Movie Musings: Remembering ‘Follow That Bird,’ 30 years later
When thinking back to my early years, the Summer of 1985 stands out in my mind for several reasons. It just so happens that during that Summer, my favorite film was released on the world.
However, I wouldn’t see that particular film until a year later, on VHS. The only film I can recall seeing that Summer, was Follow That Bird, the first major feature film to utilize the Sesame Street characters from the popular PBS television show.
As our Summer Vacation in California began to wind down, I recall my Dad taking my cousin and I to a theater down the road from my Grandma’s. In that darkened auditorium, we were soon witness to seeing one of America’s most beloved television shows, come to life on the big screen.
As the film begins, a group of birds calling themselves The Feathered Friends, pride themselves on placing orphan birds in loving homes. One that has recently been brought to their attention, is Big Bird himself. One of the group’s members, Miss Finch, decides to help him.
After convincing Big Bird that he would be more comfortable with an all-bird family, Big Bird leaves Sesame Street, and moves to Ocean View, Illinois. He is placed with a bird-family named The Dodo’s, but try as he may, Big Bird doesn’t feel comfortable in his new home. This leads to him running away, intending to get back to Sesame Street.
When a news program reports of Big Bird running away from his new home, Miss Finch claims she is going to find Big Bird and return him to the Dodo’s. Meanwhile, Big Bird’s friends on Sesame Street decide to head out on a cross-country trip to find him.
Along the way, Big Bird runs into some helpful people, but also has to stay one-step ahead of The Sleaze Brothers (played by actors Dave Thomas & Joe Flaherty), who want to catch Big Bird and display him in their 3rd-rate circus.
Even though the children of the 1980’s were bombarded with toy commercials disguised as television shows, I think many of us can agree, that the rampant “PC/protect-the-children” vibe was not as prevalent as it is today. The Care Bears film had an evil head in a book that wanted to take over the world, and even the Disney-produced Return to Oz had some scenes that traumatized quite a few people. Though Follow That Bird never got into such dark territory, it still was treated moreso like a real movie, even with its numerous songs.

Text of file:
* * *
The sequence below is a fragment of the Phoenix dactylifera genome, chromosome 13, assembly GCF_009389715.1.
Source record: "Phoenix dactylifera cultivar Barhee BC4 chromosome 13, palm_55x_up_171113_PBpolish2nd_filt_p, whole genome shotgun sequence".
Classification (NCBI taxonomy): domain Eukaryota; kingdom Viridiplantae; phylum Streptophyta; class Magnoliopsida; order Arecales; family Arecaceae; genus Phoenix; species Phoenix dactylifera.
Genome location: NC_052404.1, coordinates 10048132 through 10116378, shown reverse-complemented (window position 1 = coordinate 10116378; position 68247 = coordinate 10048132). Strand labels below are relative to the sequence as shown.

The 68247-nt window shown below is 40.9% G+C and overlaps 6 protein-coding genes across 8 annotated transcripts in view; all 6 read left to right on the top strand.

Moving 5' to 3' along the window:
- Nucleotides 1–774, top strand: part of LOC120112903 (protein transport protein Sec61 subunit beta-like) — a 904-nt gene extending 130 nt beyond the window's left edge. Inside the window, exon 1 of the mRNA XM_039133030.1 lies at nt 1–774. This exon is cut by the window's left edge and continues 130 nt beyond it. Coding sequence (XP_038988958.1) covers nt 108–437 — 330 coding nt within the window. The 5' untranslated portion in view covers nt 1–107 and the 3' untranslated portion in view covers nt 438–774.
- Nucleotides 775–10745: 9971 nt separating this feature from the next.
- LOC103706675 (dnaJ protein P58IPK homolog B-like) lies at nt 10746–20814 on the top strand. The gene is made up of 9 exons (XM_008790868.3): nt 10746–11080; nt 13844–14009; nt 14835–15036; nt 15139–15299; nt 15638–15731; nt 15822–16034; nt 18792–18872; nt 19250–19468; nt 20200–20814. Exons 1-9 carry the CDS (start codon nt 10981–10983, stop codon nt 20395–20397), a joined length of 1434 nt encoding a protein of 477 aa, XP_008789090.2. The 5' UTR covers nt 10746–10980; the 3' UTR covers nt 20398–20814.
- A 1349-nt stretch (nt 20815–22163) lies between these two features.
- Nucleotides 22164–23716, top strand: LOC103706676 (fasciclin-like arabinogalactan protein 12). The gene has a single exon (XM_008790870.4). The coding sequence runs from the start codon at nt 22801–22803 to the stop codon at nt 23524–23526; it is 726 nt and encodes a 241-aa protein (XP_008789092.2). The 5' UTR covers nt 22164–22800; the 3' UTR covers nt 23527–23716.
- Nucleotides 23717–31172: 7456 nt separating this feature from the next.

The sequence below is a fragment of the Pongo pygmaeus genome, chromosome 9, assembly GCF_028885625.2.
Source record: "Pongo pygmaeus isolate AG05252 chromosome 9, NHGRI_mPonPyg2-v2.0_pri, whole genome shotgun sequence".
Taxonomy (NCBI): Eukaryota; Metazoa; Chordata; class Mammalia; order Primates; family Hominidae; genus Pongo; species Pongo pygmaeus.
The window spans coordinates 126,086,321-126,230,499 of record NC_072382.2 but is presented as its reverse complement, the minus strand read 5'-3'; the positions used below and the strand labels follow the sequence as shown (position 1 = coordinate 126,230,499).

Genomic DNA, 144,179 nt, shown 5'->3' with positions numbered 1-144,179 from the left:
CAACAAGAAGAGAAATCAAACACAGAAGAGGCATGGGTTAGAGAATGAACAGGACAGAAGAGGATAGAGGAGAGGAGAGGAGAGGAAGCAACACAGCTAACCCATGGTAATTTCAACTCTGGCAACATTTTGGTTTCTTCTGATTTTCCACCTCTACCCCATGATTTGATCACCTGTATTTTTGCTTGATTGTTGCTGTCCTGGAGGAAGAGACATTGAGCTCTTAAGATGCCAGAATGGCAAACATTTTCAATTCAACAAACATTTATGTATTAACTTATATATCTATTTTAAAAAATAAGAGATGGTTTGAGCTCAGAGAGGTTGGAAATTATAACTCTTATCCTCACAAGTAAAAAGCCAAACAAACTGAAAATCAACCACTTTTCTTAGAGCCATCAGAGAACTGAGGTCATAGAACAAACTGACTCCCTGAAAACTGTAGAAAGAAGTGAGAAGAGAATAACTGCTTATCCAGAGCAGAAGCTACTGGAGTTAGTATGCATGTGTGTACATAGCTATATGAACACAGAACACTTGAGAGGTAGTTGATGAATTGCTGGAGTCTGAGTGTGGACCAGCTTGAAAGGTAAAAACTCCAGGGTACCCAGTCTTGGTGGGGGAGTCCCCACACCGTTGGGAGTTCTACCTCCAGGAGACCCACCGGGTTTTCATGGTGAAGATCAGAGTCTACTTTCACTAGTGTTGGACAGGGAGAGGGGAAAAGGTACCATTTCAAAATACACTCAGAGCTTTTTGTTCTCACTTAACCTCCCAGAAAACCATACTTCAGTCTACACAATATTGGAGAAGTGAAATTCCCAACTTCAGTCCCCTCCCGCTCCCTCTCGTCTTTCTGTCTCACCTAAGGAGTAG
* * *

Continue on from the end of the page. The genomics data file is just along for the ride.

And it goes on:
The film also tries to assimilate Sesame Street into our world, with the simple sets from the television show, amped up to feel like a real street. As the camera moves around, we see the other side of the street, and down the block. Unlike the more brightly-lit stage set, this version feels a little dingier, though no-less-welcoming.
Though it is Big Bird’s story, there doesn’t really seem to be much that changes regarding him. By the end of the film, he’s still the same 6-year-old, 8-foot-tall bird we’ve known, though has gone on an adventure of his own, outside the normal confines of his nest.
When it comes to the characters introduced in this film, the Dodo family seems a little more low-tech when it comes to Muppets. Though full-bodied figures, their expressions are largely static, and most of the time, it’s hard to tell if even their beaks are moving.
Pretty much the one Muppet whom it seems plenty of craft was put into for her introduction, was Miss Finch, who uses a character-build very similar to that of Big Bird’s. As the film continues, Miss Finch seems to be made out to be the bad guy (bird?) in the film. Given her huffy attitude and narrowed eyes, she often wears a look of perturbedness. but when one gets right down to it, she’s simply acting on the thought that she’s doing the right thing. She doesn’t get a huge kickback for placing Big Bird in a bird family. If anything, her biggest character flaw, is that she is constantly in the mindset that Big Bird needs to be “with his own kind,” which are birds.
That becomes the overall theme of the film, when one sees that Big Bird has had friends of all shapes and sizes on Sesame Street. Even Oscar who isn’t the most vocal about friendship, surely cares for ‘the big yellow turkey.’